Advice & Tips

How are loud sports events affecting our hearing?

Watching a live sports event from the stalls is a great way to truly immerse yourself in the action and be a part of an incredible atmosphere with friends, family and fellow fans.

Cheers from the sidelines, whistles and horns blown and music blaring through the arena are just some of the loud sounds that can make your experience all the more enjoyable.

But are these loud noises affecting our hearing in the long run?

Noise induced hearing loss

Sensorineural hearing loss is the most common form of cognitive deprivation, with noise induced hearing loss (NIHL)  falling into this category. NIHL can be caused by overexposure to loud sounds or a quick burst of sudden intense noise, with both leading to the same outcome: damaged hair cells. Once these tiny and important cochlear hair cells are compromised, they cannot be regenerated. A complete cure is yet to be found for NIHL, however, it can be treated.

Could cheering on your favourite sports team could be contributing to hearing loss.Could cheering on your favourite sports team be contributing to hearing loss?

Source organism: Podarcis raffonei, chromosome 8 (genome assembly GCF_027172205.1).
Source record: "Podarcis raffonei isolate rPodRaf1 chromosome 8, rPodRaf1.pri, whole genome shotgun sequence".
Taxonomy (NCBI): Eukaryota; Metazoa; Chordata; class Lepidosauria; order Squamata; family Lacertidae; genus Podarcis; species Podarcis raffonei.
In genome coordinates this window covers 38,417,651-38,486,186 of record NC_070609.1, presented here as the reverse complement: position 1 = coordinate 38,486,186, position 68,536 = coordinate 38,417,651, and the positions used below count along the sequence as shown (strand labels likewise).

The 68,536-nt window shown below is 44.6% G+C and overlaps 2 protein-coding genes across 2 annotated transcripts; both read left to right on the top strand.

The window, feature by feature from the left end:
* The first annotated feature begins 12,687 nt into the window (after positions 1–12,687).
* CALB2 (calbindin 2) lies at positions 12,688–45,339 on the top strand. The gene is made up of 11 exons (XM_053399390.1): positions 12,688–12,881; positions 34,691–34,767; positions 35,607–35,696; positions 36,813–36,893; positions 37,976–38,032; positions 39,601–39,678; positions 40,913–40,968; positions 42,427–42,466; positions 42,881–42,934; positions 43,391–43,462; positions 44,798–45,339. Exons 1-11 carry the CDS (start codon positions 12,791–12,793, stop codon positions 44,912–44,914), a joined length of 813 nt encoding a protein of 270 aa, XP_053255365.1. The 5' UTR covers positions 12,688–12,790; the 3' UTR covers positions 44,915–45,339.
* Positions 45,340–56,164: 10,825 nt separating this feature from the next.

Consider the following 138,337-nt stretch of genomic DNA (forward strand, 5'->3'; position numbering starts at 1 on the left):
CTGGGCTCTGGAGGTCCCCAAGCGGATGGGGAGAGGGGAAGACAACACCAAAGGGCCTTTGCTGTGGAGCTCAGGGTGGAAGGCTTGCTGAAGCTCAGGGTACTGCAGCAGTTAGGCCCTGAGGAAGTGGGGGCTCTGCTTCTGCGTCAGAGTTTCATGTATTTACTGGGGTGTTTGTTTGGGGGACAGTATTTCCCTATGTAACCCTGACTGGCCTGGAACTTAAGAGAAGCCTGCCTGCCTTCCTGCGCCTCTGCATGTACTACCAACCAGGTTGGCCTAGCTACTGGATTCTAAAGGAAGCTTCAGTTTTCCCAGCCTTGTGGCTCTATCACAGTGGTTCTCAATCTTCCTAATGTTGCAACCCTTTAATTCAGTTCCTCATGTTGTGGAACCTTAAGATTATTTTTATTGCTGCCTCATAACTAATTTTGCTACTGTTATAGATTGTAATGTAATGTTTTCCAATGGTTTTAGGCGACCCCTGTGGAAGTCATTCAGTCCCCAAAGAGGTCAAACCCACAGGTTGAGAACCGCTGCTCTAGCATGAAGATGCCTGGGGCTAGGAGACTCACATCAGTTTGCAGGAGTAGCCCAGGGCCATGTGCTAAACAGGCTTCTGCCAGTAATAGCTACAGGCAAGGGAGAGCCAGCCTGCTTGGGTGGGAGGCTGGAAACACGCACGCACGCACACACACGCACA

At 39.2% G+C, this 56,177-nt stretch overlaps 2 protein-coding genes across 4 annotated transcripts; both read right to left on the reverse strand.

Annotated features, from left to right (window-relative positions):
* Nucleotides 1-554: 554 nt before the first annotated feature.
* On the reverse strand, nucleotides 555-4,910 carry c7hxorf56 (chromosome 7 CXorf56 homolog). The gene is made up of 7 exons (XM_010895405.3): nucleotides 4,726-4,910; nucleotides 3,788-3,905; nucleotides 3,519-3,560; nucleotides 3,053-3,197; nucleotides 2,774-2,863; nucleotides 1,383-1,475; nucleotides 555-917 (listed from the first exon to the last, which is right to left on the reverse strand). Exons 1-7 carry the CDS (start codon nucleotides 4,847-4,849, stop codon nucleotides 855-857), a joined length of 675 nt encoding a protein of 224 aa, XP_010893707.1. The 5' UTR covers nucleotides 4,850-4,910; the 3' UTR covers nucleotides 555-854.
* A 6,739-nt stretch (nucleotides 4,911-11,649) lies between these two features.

How loud is too loud?

Sound is measured in decibels and, according to Safework NSW, being exposed to noise levels of 85 decibels (dB) for more than eight hours can lead to permanent hearing loss1. For every 3dB increase, the recommended exposure time decreases by half. According to WebMD, the average sports game and crowd can reach levels of 120 – 129 dB, which is well above the advised guideline2.

One sports crowd even made it to the Guinness World Records by recording a cheer of 142.2dB at an American football game in Kansas City, 2014. This may have been a fun record to be a part of, but think about all those poor ears! 

Although shouting and cheering are fun ways to show support, if your ears aren't protected, you face more risk of being exposed to hearing loss in the future and with no scientific cure, your favourite sports games may never be the same.

The average sports game and crowd can reach levels of 120 – 129 dB.

How can you help?

Not being able to hear the commentator or your favourite teams' chant isn't a great way to spend a sports game. Prevention is better than cure, so acting now may just save your hearing in the future. Completely inexpensive and totally worth it, earplugs can be worn at loud events, such as sports games, to protect your hearing. They can reduce noise levels by 20 – 30 dB, creating a much safer listening environment.

If you're an avid sports fan who regularly attends games and are worried about your hearing or that of someone else, it's a great idea to book a *free hearing test with our expert team at Adelaide Digital Hearing. Call us on 1800 940 982 or click here to book your appointment. 

1Safework NSW, Noise. Accessed July 2017 
2WebMD, Harmful Noise Levels – Topic Overview. Accessed July 2017

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